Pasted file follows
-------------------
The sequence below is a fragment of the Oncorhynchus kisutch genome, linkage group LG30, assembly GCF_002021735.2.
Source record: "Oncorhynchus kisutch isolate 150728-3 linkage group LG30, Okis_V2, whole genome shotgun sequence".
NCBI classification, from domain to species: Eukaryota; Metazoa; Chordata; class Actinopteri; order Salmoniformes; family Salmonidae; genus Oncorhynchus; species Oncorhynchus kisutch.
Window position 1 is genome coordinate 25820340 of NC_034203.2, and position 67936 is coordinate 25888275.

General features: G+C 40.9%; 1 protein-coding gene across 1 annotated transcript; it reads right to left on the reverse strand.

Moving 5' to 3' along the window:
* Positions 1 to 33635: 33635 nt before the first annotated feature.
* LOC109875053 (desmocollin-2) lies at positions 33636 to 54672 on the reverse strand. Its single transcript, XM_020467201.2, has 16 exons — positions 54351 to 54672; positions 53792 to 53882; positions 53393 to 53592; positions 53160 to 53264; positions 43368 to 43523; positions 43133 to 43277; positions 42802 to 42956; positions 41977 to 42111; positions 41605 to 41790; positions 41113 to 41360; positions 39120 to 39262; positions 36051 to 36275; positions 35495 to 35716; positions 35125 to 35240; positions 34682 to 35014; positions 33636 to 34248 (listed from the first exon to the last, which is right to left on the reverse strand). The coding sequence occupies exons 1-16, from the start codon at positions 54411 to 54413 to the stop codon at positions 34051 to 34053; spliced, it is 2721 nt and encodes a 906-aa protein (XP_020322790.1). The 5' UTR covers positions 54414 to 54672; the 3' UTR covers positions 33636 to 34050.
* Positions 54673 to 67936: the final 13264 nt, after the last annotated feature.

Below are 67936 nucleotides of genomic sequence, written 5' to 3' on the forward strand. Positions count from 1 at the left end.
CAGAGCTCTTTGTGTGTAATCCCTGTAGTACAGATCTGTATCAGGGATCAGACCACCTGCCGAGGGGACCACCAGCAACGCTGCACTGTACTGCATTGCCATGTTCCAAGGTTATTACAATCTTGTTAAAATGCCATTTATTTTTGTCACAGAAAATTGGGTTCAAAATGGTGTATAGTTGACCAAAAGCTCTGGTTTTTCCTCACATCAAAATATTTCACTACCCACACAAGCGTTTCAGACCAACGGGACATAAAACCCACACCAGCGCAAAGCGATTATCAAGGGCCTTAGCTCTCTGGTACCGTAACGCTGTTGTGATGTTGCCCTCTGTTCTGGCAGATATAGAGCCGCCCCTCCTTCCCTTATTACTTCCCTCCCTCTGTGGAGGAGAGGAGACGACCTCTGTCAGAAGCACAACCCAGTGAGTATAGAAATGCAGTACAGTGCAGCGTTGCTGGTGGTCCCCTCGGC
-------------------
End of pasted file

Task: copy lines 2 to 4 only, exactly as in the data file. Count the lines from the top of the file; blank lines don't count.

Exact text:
Source record: "Oncorhynchus kisutch isolate 150728-3 linkage group LG30, Okis_V2, whole genome shotgun sequence".
NCBI classification, from domain to species: Eukaryota; Metazoa; Chordata; class Actinopteri; order Salmoniformes; family Salmonidae; genus Oncorhynchus; species Oncorhynchus kisutch.
Window position 1 is genome coordinate 25820340 of NC_034203.2, and position 67936 is coordinate 25888275.